Mount Elgon National Park

Mount Elgon National Park  monkey.
Mount Elgon National Park is unique in a number of ways, from Elephant salt licks to been bisected by the international boundary between Kenya and Uganda. Mount Elgon offers untamed wilderness, in secluded splendour. The park is unique in that it is split by the Kenya Uganda boundary, and is managed by the parks departments of the individual countries. It has been declared a UNESCO Man & Biosphere Reserve. Visitors can explore the forest and enjoy hiking, biking and climbing Mount Elgon.

Elephant Salt Licks

The Mountain has a number of large caves that can be explored by visitors but one of the more fascinating aspects of the caves is the Elephant, and Buffalo, that walk to the caves at night to lick the salt from the walls. They do this as a nutritional supplement.

One of the caves, Kitum, stretches almost 200 meters into Mount Elgon and it is believed that the salt-licking Elephants and other animals have contributed over time in the expansion of the caves. Rock paintings can be found in one of the caves.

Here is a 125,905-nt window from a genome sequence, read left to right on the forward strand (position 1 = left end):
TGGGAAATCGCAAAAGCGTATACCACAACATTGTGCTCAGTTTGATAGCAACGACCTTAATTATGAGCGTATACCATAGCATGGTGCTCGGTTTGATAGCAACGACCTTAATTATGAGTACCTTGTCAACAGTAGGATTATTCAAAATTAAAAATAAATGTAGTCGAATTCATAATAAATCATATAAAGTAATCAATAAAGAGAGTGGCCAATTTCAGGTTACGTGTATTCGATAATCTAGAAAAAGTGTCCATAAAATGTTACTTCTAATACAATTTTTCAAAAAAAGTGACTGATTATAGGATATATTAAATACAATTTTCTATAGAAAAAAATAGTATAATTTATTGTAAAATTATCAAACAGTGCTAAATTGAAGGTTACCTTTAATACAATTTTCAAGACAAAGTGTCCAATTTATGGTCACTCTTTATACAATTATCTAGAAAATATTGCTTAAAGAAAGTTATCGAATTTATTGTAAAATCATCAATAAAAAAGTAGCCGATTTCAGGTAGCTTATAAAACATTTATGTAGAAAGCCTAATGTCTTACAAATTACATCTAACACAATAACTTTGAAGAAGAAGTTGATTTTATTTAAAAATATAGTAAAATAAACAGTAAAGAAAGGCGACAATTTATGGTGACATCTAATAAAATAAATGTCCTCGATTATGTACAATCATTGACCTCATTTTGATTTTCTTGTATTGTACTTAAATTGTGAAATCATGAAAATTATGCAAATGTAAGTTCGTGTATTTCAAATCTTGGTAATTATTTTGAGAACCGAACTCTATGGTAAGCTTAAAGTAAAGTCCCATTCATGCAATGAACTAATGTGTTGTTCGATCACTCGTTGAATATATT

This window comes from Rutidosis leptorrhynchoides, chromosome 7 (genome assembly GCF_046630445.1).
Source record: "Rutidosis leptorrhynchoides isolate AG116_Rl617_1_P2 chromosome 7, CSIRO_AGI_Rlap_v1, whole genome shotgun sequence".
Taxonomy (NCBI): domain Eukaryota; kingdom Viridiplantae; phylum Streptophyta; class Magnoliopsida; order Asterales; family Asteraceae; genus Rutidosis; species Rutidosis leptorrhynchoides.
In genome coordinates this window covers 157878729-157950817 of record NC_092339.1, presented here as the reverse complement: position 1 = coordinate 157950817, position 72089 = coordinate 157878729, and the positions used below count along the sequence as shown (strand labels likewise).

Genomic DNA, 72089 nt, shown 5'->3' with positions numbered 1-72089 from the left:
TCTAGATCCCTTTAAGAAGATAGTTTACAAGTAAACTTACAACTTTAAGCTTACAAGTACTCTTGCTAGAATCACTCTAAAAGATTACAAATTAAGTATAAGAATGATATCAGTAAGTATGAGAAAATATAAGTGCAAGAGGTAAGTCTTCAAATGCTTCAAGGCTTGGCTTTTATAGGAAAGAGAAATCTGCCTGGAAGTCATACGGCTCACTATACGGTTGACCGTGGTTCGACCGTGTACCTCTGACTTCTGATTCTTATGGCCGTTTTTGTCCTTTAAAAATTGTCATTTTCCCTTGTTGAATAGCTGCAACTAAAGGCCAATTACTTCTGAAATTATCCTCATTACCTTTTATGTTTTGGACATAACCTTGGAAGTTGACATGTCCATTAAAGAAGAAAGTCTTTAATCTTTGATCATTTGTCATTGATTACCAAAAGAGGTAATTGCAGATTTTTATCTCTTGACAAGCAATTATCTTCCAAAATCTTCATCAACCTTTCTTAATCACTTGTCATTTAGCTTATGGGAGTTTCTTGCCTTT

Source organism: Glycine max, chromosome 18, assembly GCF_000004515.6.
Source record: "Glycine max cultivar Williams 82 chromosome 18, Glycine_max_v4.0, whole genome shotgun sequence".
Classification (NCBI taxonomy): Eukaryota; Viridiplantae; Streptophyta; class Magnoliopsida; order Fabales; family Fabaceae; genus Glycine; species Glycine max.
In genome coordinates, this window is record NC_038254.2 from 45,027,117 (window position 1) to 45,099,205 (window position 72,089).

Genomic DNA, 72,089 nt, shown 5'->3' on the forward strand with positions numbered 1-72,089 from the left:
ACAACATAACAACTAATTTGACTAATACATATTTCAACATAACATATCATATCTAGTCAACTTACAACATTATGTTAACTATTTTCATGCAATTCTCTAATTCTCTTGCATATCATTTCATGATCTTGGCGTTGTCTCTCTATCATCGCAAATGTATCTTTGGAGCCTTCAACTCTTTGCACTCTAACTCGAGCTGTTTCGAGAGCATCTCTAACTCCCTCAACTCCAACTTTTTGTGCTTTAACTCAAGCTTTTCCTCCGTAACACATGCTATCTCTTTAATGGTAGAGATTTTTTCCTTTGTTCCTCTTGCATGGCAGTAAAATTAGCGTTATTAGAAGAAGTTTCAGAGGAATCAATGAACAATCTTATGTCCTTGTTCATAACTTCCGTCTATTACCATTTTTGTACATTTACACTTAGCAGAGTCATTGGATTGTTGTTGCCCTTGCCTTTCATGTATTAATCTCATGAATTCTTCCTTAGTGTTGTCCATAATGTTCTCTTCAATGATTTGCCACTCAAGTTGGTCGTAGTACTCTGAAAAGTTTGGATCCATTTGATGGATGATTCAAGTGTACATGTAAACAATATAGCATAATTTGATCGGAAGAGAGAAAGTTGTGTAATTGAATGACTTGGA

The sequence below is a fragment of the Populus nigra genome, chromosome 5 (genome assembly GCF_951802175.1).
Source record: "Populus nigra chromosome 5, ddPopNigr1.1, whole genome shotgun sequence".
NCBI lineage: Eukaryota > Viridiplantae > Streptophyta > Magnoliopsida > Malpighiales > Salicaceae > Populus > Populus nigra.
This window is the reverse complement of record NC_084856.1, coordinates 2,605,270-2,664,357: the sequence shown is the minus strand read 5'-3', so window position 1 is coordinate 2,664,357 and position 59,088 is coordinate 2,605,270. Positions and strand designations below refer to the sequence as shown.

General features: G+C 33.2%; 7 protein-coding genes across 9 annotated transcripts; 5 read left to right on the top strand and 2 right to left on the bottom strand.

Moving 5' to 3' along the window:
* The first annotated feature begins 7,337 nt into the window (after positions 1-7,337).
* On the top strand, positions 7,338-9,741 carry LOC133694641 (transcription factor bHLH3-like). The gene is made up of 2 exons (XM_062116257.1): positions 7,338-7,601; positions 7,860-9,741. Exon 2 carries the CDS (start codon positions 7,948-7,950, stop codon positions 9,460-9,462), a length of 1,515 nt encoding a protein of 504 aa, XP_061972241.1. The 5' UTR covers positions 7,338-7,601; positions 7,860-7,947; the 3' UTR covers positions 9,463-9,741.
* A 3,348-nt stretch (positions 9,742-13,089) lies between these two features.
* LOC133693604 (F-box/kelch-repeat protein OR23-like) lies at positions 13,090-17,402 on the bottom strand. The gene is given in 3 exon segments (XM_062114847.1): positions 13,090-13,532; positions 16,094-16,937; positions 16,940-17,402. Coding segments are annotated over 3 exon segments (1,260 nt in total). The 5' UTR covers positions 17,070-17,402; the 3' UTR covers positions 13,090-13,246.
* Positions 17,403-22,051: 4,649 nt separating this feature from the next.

Wildlife of Mount Elgon

Besides the Elephants and Buffalo found on the lower slopes the park is also home to a number of small antelope and monkeys including the Black-and-white Colobus and Blue Monkey. The area is also home to over 300 bird species including the endangered Lammergeier, African Goshawk and Baglafecht Weaver.

Kenya's Nobel Prize winner Wangari Mathaai has an endangered dragonfly that was discovered on Mount Elgon in 2000 named after her, Maathai's Longleg . Wangari Maathai was a Kenyan activist and conservationist who founded of the Greenbelt Movement. The aim of the movement is to link the importance of conserving natural resources, including forests with poverty alleviation.

Mount Elgon Activities

Hiking and walking is one of the highlights of a visit to Mount Elgon, although the vehicle routes lead to animal viewing areas and to some of the caves. Along the routes there are spectacular views of the escarpments, gorges and rivers.

Self guided walking trails are popular and the routes lead to the caves that can be explored including Kitum. Besides the cave exploration other activities include birding and primate viewing.
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